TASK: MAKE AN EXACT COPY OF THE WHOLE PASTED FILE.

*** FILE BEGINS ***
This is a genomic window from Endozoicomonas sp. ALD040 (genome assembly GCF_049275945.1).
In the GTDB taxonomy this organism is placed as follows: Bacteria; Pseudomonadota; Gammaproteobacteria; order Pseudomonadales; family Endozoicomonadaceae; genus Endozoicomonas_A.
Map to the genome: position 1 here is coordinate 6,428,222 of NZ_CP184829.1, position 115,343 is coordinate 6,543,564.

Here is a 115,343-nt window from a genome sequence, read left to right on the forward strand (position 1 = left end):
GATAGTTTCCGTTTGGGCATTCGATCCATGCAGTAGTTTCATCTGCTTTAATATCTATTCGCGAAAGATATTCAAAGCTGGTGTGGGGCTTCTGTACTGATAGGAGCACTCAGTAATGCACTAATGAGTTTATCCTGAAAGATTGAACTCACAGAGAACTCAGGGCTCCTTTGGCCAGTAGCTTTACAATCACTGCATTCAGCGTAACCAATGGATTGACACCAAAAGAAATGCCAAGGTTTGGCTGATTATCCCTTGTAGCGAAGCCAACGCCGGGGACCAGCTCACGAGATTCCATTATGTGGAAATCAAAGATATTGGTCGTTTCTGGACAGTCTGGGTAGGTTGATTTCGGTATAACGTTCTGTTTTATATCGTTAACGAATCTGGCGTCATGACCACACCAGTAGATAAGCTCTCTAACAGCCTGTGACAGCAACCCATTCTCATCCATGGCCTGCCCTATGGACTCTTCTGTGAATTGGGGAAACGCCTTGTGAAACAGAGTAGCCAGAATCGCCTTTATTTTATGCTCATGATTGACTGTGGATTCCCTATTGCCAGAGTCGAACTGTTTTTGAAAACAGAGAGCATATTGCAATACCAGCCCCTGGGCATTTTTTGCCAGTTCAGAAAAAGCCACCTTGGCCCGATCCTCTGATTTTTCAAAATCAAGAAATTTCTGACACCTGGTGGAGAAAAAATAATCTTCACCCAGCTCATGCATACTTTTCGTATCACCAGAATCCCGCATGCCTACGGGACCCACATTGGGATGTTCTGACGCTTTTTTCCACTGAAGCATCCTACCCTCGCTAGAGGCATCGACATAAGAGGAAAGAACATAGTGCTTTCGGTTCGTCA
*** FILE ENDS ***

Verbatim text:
This is a genomic window from Endozoicomonas sp. ALD040 (genome assembly GCF_049275945.1).
In the GTDB taxonomy this organism is placed as follows: Bacteria; Pseudomonadota; Gammaproteobacteria; order Pseudomonadales; family Endozoicomonadaceae; genus Endozoicomonas_A.
Map to the genome: position 1 here is coordinate 6,428,222 of NZ_CP184829.1, position 115,343 is coordinate 6,543,564.

Here is a 115,343-nt window from a genome sequence, read left to right on the forward strand (position 1 = left end):
GATAGTTTCCGTTTGGGCATTCGATCCATGCAGTAGTTTCATCTGCTTTAATATCTATTCGCGAAAGATATTCAAAGCTGGTGTGGGGCTTCTGTACTGATAGGAGCACTCAGTAATGCACTAATGAGTTTATCCTGAAAGATTGAACTCACAGAGAACTCAGGGCTCCTTTGGCCAGTAGCTTTACAATCACTGCATTCAGCGTAACCAATGGATTGACACCAAAAGAAATGCCAAGGTTTGGCTGATTATCCCTTGTAGCGAAGCCAACGCCGGGGACCAGCTCACGAGATTCCATTATGTGGAAATCAAAGATATTGGTCGTTTCTGGACAGTCTGGGTAGGTTGATTTCGGTATAACGTTCTGTTTTATATCGTTAACGAATCTGGCGTCATGACCACACCAGTAGATAAGCTCTCTAACAGCCTGTGACAGCAACCCATTCTCATCCATGGCCTGCCCTATGGACTCTTCTGTGAATTGGGGAAACGCCTTGTGAAACAGAGTAGCCAGAATCGCCTTTATTTTATGCTCATGATTGACTGTGGATTCCCTATTGCCAGAGTCGAACTGTTTTTGAAAACAGAGAGCATATTGCAATACCAGCCCCTGGGCATTTTTTGCCAGTTCAGAAAAAGCCACCTTGGCCCGATCCTCTGATTTTTCAAAATCAAGAAATTTCTGACACCTGGTGGAGAAAAAATAATCTTCACCCAGCTCATGCATACTTTTCGTATCACCAGAATCCCGCATGCCTACGGGACCCACATTGGGATGTTCTGACGCTTTTTTCCACTGAAGCATCCTACCCTCGCTAGAGGCATCGACATAAGAGGAAAGAACATAGTGCTTTCGGTTCGTCA